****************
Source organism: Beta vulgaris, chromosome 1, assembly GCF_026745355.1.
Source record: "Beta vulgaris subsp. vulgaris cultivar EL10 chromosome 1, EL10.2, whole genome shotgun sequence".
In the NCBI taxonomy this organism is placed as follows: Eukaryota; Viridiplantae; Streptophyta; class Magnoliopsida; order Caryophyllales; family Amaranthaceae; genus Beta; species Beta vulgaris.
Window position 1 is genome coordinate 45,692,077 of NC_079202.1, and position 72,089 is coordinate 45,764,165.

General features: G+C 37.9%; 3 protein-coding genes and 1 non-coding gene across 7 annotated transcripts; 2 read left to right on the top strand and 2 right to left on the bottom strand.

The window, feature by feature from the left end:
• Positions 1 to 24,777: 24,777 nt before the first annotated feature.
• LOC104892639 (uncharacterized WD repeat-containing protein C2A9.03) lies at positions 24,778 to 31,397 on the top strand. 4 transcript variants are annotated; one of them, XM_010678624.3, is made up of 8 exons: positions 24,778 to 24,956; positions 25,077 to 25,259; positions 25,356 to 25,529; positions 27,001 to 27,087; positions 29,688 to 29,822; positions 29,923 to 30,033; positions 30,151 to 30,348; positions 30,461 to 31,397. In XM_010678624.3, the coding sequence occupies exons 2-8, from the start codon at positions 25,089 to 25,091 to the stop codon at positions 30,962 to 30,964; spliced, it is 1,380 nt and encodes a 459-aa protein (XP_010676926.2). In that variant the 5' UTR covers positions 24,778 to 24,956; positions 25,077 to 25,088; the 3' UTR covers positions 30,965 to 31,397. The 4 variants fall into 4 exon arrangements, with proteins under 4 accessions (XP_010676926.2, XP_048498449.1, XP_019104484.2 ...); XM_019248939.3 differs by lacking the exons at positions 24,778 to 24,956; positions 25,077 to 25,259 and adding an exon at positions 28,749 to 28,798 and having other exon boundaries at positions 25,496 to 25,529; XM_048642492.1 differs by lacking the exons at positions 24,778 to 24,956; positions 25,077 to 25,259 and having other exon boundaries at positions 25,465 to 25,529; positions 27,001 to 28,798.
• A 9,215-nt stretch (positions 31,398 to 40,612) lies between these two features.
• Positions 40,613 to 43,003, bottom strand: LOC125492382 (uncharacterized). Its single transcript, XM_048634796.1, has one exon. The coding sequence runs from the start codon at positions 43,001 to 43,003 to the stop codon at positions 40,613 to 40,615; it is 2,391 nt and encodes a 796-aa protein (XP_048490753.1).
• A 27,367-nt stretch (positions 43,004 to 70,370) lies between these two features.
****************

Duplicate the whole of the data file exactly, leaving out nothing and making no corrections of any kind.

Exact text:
Source organism: Beta vulgaris, chromosome 1, assembly GCF_026745355.1.
Source record: "Beta vulgaris subsp. vulgaris cultivar EL10 chromosome 1, EL10.2, whole genome shotgun sequence".
In the NCBI taxonomy this organism is placed as follows: Eukaryota; Viridiplantae; Streptophyta; class Magnoliopsida; order Caryophyllales; family Amaranthaceae; genus Beta; species Beta vulgaris.
Window position 1 is genome coordinate 45,692,077 of NC_079202.1, and position 72,089 is coordinate 45,764,165.

General features: G+C 37.9%; 3 protein-coding genes and 1 non-coding gene across 7 annotated transcripts; 2 read left to right on the top strand and 2 right to left on the bottom strand.

The window, feature by feature from the left end:
• Positions 1 to 24,777: 24,777 nt before the first annotated feature.
• LOC104892639 (uncharacterized WD repeat-containing protein C2A9.03) lies at positions 24,778 to 31,397 on the top strand. 4 transcript variants are annotated; one of them, XM_010678624.3, is made up of 8 exons: positions 24,778 to 24,956; positions 25,077 to 25,259; positions 25,356 to 25,529; positions 27,001 to 27,087; positions 29,688 to 29,822; positions 29,923 to 30,033; positions 30,151 to 30,348; positions 30,461 to 31,397. In XM_010678624.3, the coding sequence occupies exons 2-8, from the start codon at positions 25,089 to 25,091 to the stop codon at positions 30,962 to 30,964; spliced, it is 1,380 nt and encodes a 459-aa protein (XP_010676926.2). In that variant the 5' UTR covers positions 24,778 to 24,956; positions 25,077 to 25,088; the 3' UTR covers positions 30,965 to 31,397. The 4 variants fall into 4 exon arrangements, with proteins under 4 accessions (XP_010676926.2, XP_048498449.1, XP_019104484.2 ...); XM_019248939.3 differs by lacking the exons at positions 24,778 to 24,956; positions 25,077 to 25,259 and adding an exon at positions 28,749 to 28,798 and having other exon boundaries at positions 25,496 to 25,529; XM_048642492.1 differs by lacking the exons at positions 24,778 to 24,956; positions 25,077 to 25,259 and having other exon boundaries at positions 25,465 to 25,529; positions 27,001 to 28,798.
• A 9,215-nt stretch (positions 31,398 to 40,612) lies between these two features.
• Positions 40,613 to 43,003, bottom strand: LOC125492382 (uncharacterized). Its single transcript, XM_048634796.1, has one exon. The coding sequence runs from the start codon at positions 43,001 to 43,003 to the stop codon at positions 40,613 to 40,615; it is 2,391 nt and encodes a 796-aa protein (XP_048490753.1).
• A 27,367-nt stretch (positions 43,004 to 70,370) lies between these two features.